New Woman - August 1997

 

 


GRAND SAM

Sam Neill talks to New Woman about life and his latest role as a Hollywood bad guy.

 

He's blessed with a kind of no-fault celebrity. Not exactly a household name, his image is more hands-on than hunk, and his star quotient is not so much off-the-chart as not even within striking distance of it. And yet despite all this, Sam Neill is an actor's actor, working constantly in movies that shimmer with intelligence and respect, in a medium that requires neither.

Women melt over Neill. He has that boyish, professor quality; he's handsome in a lean, ropy way and slightly befuddled, giving the impression he's in need of TLC. He's also got a virtue rare among movie actors: he actually looks like himself. Shuffling into London's Dorchester Hotel, he's as tall as you might think (a little over 180cm), with the cool outward presence of a movie star, but as his conversation with New Woman suggests, there is more to fame than meets the eye.

NW: I was looking over your credits. You either have the most diverse career I've seen, or the most unstable. It seesaws wildly from small, artistic, well-crafted films to grotesquely commercial ones.
SN: Well, that's deliberate, although it does seem shambolic. Most of it, of course, is against the wishes of my advisers who believe I should be concentrating on doing big commercial films. But I think one feeds the other. For me, the objective was always finding something different and intriguing to do next. And I've always been interested in balance. I'm playing a bad guy in my latest film Event Horizon with Laurence Fishburne - so I want to play someone on the right side of the law next time around.

NW: Audiences think you bring an elegant, charming presence to a role. How would you describe your screen persona?
SN: It's pretty different from film to film. I just saw, for the first time, a film called Victory that I did a couple of years ago with Willem Dafoe and Irene Jacob. I play what may be best described as a psychopathic, aristocratic, very unpleasant villain. A wonderful character. I think it's my best work.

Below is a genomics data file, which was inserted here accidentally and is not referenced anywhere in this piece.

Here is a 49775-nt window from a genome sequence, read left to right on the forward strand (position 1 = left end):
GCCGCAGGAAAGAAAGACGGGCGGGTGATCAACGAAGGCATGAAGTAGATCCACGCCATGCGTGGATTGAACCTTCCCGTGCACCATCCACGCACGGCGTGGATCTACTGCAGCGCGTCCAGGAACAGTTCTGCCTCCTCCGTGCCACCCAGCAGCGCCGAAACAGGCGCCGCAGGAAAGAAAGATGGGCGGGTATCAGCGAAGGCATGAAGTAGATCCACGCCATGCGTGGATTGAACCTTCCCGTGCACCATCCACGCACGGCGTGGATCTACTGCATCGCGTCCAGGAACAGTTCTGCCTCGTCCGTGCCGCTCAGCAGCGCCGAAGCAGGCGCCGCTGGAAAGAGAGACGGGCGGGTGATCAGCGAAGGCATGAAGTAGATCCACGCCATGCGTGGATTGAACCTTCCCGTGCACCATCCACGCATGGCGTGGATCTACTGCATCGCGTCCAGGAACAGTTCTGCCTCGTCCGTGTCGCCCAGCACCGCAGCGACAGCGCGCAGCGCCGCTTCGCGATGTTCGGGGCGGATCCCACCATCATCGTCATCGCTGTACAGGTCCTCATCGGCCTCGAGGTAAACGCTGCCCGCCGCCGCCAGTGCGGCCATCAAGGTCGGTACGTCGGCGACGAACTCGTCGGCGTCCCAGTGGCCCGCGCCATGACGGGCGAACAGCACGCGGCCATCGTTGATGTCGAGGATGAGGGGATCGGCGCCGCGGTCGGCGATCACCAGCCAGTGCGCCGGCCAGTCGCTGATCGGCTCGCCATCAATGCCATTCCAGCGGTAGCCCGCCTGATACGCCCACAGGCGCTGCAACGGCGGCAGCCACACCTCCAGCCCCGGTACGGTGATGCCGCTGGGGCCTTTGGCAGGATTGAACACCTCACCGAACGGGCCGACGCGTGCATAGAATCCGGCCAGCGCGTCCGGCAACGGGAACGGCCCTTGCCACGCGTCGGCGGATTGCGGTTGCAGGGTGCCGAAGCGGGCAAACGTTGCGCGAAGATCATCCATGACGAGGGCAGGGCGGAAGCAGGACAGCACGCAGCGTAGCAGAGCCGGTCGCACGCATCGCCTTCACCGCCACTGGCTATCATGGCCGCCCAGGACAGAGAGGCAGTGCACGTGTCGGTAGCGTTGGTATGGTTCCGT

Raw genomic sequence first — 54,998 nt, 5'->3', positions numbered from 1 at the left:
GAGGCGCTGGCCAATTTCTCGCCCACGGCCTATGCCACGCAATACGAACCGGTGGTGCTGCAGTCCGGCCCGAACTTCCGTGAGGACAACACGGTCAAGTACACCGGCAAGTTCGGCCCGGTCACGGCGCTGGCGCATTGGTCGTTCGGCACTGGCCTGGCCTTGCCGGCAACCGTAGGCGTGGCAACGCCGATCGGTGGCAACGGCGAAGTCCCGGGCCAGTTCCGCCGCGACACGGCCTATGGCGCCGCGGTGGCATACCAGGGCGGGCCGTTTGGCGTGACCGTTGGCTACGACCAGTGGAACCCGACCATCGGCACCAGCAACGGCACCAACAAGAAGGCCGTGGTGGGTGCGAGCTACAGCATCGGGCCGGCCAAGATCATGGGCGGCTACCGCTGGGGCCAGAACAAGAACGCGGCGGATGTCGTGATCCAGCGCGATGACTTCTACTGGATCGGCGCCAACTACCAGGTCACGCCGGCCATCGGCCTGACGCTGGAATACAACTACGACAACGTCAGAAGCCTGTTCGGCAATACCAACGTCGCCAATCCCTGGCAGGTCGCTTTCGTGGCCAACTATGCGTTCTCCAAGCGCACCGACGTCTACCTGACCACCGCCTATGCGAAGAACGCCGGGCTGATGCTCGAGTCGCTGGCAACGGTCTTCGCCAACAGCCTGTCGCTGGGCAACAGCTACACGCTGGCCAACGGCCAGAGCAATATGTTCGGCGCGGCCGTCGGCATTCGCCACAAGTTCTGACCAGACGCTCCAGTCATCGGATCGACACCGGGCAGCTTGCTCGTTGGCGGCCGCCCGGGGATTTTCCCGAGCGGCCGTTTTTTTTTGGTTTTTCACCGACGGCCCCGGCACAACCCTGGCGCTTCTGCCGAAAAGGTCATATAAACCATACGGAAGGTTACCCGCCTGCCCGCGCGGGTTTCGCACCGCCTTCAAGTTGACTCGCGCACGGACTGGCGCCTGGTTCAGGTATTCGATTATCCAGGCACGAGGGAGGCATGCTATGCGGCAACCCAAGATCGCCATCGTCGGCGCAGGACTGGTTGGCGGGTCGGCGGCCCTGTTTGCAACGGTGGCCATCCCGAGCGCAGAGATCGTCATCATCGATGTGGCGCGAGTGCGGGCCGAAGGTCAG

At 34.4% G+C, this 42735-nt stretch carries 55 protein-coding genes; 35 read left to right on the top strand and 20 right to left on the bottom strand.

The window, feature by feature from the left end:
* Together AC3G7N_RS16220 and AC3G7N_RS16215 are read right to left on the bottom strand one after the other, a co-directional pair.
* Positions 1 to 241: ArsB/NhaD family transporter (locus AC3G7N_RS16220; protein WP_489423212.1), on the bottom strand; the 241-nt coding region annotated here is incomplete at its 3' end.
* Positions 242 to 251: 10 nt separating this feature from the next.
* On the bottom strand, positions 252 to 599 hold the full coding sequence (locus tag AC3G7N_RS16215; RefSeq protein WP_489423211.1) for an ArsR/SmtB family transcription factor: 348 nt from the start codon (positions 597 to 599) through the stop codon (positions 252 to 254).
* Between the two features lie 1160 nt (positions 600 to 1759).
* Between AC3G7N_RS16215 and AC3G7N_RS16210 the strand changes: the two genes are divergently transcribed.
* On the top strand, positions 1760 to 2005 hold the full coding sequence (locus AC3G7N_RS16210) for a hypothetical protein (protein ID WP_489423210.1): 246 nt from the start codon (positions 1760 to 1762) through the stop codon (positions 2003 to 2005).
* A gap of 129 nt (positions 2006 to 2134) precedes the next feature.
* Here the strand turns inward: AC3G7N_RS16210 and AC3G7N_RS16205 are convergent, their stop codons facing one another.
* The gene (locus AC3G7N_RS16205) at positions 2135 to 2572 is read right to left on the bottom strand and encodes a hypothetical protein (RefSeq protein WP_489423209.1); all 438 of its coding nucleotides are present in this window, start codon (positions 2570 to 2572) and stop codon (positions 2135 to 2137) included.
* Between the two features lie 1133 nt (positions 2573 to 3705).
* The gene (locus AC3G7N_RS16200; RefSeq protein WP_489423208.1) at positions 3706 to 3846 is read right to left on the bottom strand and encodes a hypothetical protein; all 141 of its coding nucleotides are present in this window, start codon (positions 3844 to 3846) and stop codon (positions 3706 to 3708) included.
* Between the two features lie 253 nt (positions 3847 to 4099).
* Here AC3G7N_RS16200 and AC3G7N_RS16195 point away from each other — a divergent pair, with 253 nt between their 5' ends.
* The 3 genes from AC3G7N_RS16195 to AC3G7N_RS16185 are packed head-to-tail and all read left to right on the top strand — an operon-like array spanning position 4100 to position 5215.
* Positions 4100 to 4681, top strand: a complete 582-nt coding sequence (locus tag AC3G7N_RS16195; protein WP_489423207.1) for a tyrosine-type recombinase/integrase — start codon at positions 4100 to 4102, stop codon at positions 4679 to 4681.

NW: Is the Australian film community a very small, tight-knit gang?
SN: It's a little too small. Everybody knows each other. And, of course, some get on better than others. But there's still a kind of camaraderie that exists. I was very lucky. I moved to Australia in the late Seventies from New Zealand and was fortunate to land as this tidal wave of cinema started gushing. The week before I left for Australia I saw The Chant of Jimmy Blacksmith and Don's Party. When I got there, Picnic at Hanging Rock was playing. The second week I was there, we started shooting My Brilliant Career. Everything happened at once. Unfortunately, that dissipated fairly quickly - in a matter of a few years.

NW: What was the reason for that?
SN: Quite a few people went to Hollywood, so a lot of the energy was lost.

NW: Was that the accepted strategy: once you caught fire in Australia you'd be on the next plane to Hollywood?
SN: I don't think anyone intends to do that, but it happens in spite of everything. It's not just Australia; it happens anywhere cinema is made in the English speaking world. Hollywood has such gravity that people are pulled into its orbit very easily and quickly. I don't think that's necessarily a bad thing. There's a lot to be said for film being an international enterprise. But at the same time it becomes a struggle for certain indigenous cinemas.

NW: Despite that, America still looks to Australia for those little films that would never see the light of day in Hollywood.
SN: To some extent that's true. But there's a tremendous wave of independent filmmaking in the States now, especially after their success at the Oscars this year. Distribution remains problematic. It's odd: there are thousands of screens around the States, but it's so difficult to get a good small film on one of them. It's sad.

NW: Is the Australian film community like a Hollywood service industry?
SN: I don't think so. The distance eliminates that sort of thing. Plus, the Australian culture is sufficiently vigorous to resist those kinds of fears. I really like Australia; I think it's one of the great parts of the world. There are few great cities in the world, and from my perspective, Sydney is probably the best. It's a reasonably safe place to live; the climate is equitable; there's sufficient culture to keep you stimulated; the pollution ain't bad; you can go to the beach and swim in terrific surf and you can eat well.

By Bob Spitz

 

 

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